Consolidating dispatch police services
“Dispatchers are often able to provide additional direction to officers above and beyond the basic information they received and the Burlington Police officers do not want to lose that.
Without that information, it could be very difficult in some scenarios to provide the same high level of service to its citizens.”Locke, Frank and other supporters of the plan say that call times could be cut by up to 71 seconds, based on a survey of 16,000 calls made statewide in December 2016, and tracking the time between the initial call — when it is answered by a 911 call taker at a PSAP — and when the 911 call taker tells a dispatcher what’s going on.
They say the plan is underdeveloped, the call time savings of a consolidated center are exagerrated and they worry about job security.“We are in pretty serious disagreement with the time savings and how realistic it is,” said Kathryn Clarke, a Burlington dispatcher who is leading the charge against the center.
The Burlington Police Officers Association opposes the plan because the local dispatchers bridge “communication between Burlington Police Officers and those in need of help.”Richard Weinisch, vice president of the association, said Locke has not been able to say how many dispatchers would be “dedicated directly to the citizens of Burlington and the police” in the new dispatch center.”“I assure you it will not increase and will more than likely decrease,” Weinisch said.“From the perspective of the patrol officer, our Burlington dispatchers are extremely knowledgeable of the geography and ‘repeat customers’ that we encounter on a daily basis,” he said.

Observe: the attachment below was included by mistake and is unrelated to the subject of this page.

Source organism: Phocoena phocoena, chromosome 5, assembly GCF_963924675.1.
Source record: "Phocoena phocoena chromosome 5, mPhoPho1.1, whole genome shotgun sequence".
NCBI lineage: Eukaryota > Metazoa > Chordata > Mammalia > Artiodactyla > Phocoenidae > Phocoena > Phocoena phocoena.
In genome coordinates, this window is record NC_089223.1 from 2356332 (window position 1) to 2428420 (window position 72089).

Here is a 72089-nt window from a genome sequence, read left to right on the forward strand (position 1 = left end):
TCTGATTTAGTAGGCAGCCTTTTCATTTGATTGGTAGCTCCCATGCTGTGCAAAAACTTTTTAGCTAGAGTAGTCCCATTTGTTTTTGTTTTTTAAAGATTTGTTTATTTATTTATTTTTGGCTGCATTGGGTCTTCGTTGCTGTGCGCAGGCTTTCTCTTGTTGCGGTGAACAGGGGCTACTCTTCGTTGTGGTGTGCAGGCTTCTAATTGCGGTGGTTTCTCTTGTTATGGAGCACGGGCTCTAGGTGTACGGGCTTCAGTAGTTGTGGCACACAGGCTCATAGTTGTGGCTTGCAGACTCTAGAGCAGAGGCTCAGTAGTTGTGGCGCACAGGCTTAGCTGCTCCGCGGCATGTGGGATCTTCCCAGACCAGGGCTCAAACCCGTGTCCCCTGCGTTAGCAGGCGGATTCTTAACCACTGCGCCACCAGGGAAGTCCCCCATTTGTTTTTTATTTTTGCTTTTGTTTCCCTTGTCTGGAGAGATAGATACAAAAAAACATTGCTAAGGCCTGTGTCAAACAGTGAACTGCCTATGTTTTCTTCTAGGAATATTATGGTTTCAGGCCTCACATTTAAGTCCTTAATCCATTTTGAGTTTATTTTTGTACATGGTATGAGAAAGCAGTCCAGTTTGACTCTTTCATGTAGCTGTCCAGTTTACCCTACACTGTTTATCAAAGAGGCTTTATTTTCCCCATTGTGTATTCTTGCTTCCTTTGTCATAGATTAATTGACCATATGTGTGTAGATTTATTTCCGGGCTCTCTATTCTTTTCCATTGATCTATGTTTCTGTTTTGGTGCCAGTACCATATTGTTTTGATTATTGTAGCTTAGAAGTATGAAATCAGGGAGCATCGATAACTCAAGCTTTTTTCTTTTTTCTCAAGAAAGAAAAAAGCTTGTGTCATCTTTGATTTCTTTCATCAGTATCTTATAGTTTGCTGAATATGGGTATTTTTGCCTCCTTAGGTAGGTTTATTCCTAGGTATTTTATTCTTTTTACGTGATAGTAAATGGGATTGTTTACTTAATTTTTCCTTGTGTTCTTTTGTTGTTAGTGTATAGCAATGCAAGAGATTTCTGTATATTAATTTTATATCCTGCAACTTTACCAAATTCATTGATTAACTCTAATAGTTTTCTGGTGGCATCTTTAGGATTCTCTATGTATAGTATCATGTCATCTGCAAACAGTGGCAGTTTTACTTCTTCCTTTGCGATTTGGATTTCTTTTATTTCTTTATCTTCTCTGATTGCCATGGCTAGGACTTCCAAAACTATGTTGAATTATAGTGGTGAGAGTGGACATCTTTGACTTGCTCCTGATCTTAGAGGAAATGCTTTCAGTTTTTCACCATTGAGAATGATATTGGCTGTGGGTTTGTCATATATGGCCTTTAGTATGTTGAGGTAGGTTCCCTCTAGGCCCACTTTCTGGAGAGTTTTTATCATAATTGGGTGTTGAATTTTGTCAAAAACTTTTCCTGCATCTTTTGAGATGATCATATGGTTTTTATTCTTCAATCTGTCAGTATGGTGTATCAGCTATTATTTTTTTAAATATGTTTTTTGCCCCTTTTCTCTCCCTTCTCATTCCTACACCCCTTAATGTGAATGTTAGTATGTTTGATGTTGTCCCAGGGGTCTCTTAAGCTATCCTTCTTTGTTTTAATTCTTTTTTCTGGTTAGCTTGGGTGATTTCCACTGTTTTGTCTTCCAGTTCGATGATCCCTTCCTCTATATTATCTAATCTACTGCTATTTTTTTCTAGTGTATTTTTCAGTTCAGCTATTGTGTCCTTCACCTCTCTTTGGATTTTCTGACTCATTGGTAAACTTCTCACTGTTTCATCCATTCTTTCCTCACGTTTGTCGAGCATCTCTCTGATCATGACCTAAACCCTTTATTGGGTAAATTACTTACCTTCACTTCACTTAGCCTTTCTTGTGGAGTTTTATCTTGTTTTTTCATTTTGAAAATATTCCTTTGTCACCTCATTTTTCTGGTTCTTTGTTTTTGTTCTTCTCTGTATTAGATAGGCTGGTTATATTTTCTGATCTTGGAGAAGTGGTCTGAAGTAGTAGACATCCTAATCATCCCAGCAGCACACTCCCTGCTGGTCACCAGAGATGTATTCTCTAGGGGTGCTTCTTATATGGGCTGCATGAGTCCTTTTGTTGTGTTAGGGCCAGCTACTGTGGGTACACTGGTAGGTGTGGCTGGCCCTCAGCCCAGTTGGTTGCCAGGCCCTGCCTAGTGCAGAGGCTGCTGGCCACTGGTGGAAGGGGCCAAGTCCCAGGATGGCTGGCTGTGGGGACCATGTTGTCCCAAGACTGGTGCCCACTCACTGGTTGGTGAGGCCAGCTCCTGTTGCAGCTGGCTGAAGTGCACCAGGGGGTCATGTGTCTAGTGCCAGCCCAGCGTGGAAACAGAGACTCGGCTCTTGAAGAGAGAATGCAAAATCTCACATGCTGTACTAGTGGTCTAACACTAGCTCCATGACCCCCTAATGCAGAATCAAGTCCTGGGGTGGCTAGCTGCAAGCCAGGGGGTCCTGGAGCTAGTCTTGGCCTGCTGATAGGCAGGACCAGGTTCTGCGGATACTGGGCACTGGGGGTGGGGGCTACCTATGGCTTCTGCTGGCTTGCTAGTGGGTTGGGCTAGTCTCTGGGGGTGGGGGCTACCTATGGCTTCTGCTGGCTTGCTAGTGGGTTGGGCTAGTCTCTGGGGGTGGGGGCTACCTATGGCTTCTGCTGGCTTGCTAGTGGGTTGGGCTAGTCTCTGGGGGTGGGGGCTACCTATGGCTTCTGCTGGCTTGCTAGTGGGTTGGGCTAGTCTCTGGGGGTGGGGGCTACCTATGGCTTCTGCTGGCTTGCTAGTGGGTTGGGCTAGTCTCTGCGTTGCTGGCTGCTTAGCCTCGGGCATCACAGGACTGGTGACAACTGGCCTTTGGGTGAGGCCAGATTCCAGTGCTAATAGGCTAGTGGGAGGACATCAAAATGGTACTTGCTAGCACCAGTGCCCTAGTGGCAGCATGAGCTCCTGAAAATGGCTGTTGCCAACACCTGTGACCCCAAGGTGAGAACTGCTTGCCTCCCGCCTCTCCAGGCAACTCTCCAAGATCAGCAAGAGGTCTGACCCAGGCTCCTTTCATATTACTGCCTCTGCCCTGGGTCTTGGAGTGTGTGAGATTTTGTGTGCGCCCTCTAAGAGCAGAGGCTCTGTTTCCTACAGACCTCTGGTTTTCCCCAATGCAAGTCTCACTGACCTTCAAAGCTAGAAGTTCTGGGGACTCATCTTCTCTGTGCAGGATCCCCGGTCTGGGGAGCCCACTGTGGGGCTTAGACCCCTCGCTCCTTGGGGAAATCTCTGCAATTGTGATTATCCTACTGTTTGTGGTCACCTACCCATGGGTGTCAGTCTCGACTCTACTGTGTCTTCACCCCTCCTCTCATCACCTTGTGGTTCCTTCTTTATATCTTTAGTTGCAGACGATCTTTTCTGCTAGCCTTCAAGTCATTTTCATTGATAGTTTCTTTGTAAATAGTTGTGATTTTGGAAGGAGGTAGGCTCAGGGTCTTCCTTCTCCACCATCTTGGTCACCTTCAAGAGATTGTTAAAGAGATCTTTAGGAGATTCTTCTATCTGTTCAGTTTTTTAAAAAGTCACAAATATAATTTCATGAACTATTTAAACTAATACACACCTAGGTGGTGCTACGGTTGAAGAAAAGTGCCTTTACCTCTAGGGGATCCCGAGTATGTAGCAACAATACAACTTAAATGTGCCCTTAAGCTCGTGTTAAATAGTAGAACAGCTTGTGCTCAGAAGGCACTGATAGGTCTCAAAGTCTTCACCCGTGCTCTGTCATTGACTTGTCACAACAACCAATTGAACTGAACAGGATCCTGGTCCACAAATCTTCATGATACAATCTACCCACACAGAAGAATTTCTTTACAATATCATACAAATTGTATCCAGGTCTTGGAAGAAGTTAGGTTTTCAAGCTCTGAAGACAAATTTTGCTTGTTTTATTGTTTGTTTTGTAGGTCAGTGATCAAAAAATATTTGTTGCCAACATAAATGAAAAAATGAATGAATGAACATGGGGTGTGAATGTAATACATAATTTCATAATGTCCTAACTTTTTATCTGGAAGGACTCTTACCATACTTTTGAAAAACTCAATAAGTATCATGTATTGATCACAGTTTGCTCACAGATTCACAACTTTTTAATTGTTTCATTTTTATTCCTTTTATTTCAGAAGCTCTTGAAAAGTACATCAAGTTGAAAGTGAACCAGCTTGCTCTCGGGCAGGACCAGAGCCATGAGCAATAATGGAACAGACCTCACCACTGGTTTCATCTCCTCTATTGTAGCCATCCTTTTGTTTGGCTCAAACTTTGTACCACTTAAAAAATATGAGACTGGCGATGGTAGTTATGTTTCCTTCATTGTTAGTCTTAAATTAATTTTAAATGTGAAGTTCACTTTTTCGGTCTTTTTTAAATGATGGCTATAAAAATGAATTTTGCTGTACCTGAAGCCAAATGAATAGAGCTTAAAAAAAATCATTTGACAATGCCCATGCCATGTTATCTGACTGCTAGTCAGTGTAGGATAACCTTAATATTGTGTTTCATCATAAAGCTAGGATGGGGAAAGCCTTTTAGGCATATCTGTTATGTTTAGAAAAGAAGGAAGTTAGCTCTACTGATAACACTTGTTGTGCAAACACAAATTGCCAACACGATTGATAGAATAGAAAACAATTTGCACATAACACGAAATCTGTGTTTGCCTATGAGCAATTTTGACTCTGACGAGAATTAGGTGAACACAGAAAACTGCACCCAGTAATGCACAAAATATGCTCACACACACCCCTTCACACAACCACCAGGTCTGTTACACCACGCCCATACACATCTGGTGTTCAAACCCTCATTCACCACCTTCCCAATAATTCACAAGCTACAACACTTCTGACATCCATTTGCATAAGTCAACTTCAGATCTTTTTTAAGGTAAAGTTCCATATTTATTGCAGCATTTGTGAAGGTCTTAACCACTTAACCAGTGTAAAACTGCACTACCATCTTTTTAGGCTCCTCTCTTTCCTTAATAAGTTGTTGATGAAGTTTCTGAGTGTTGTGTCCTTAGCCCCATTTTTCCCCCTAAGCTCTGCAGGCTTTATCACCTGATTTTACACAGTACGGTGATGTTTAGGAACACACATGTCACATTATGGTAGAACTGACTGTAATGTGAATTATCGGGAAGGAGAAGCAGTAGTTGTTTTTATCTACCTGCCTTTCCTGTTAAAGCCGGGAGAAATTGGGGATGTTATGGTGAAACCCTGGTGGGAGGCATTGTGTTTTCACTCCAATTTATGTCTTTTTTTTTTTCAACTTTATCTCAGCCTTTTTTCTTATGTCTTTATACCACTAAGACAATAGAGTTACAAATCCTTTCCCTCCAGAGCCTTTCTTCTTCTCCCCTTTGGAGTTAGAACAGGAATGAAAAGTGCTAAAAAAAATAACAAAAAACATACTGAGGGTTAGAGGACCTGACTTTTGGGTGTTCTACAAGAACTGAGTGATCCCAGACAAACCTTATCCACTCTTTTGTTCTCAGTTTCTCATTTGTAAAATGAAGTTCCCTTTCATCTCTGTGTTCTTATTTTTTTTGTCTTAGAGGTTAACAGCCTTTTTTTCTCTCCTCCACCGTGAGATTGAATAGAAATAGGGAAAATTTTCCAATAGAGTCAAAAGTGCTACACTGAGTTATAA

“There are reasons to believe the savings are true,” Frank said.
Chittenden County dispatchers have been fighting against the plan for months.
You can help shape it, and help shape it to suit your communities’ needs,” Frank said.
The center would be housed at the vacant second floor of the South Burlington Police Station, according to Burlington Fire Chief Steven Locke.“The building is already hardened, protected, it’s got backup power, there’s plenty of IT infrastructure there,” Locke said.
In Chittenden County, there are already several municipal districts like Green Mountain Transit, Champlain Water District and the Chittenden Solid Waste District.Proponents say that a regional center would serve the crucial function of reducing 911 call time by cutting out the second call a 911 call taker needs to make to contact a dispatcher, since both duties would be assumed at the center.It would also allow dispatchers to back each other up.Safety leaders in Chittenden County, including fire and police chiefs, town managers and Burlington Mayor Miro Weinberger, all support consolidation.The creation of a regional dispatch center has been discussed for 50 years, but it’s only recently that the idea has gained traction. On Sunday, the Burlington Police Officers Association announced its opposition to the plan.
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URLINGTON — Burlington and surrounding towns are looking to consolidate dispatch centers in Chittenden County.